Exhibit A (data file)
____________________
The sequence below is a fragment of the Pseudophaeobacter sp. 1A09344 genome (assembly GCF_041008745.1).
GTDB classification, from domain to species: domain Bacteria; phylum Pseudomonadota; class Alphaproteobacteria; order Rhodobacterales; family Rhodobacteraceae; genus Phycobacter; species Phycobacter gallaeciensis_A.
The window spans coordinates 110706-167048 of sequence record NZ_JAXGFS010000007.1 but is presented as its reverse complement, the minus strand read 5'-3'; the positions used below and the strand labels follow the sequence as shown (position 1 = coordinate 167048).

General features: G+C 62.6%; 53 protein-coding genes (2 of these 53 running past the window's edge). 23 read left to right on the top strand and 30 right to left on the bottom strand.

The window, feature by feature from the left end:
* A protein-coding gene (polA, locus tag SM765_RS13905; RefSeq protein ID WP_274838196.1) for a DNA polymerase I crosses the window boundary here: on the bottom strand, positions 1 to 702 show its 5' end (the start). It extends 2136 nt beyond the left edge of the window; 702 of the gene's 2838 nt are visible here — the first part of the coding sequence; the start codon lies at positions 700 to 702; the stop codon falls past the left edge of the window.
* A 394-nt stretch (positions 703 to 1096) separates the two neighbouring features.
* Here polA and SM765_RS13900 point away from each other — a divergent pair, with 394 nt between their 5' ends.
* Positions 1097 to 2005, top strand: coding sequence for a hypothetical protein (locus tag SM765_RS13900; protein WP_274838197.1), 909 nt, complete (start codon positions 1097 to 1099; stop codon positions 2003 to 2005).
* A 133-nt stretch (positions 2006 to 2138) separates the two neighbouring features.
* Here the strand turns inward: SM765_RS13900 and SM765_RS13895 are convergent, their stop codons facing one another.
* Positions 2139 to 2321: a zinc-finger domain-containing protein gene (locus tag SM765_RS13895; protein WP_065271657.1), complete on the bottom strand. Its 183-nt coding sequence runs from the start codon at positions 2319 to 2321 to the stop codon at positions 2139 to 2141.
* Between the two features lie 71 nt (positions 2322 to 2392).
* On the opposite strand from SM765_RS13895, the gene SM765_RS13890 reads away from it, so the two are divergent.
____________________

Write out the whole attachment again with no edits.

The sequence below is a fragment of the Pseudophaeobacter sp. 1A09344 genome (assembly GCF_041008745.1).
GTDB classification, from domain to species: domain Bacteria; phylum Pseudomonadota; class Alphaproteobacteria; order Rhodobacterales; family Rhodobacteraceae; genus Phycobacter; species Phycobacter gallaeciensis_A.
The window spans coordinates 110706-167048 of sequence record NZ_JAXGFS010000007.1 but is presented as its reverse complement, the minus strand read 5'-3'; the positions used below and the strand labels follow the sequence as shown (position 1 = coordinate 167048).

General features: G+C 62.6%; 53 protein-coding genes (2 of these 53 running past the window's edge). 23 read left to right on the top strand and 30 right to left on the bottom strand.

The window, feature by feature from the left end:
* A protein-coding gene (polA, locus tag SM765_RS13905; RefSeq protein ID WP_274838196.1) for a DNA polymerase I crosses the window boundary here: on the bottom strand, positions 1 to 702 show its 5' end (the start). It extends 2136 nt beyond the left edge of the window; 702 of the gene's 2838 nt are visible here — the first part of the coding sequence; the start codon lies at positions 700 to 702; the stop codon falls past the left edge of the window.
* A 394-nt stretch (positions 703 to 1096) separates the two neighbouring features.
* Here polA and SM765_RS13900 point away from each other — a divergent pair, with 394 nt between their 5' ends.
* Positions 1097 to 2005, top strand: coding sequence for a hypothetical protein (locus tag SM765_RS13900; protein WP_274838197.1), 909 nt, complete (start codon positions 1097 to 1099; stop codon positions 2003 to 2005).
* A 133-nt stretch (positions 2006 to 2138) separates the two neighbouring features.
* Here the strand turns inward: SM765_RS13900 and SM765_RS13895 are convergent, their stop codons facing one another.
* Positions 2139 to 2321: a zinc-finger domain-containing protein gene (locus tag SM765_RS13895; protein WP_065271657.1), complete on the bottom strand. Its 183-nt coding sequence runs from the start codon at positions 2319 to 2321 to the stop codon at positions 2139 to 2141.
* Between the two features lie 71 nt (positions 2322 to 2392).
* On the opposite strand from SM765_RS13895, the gene SM765_RS13890 reads away from it, so the two are divergent.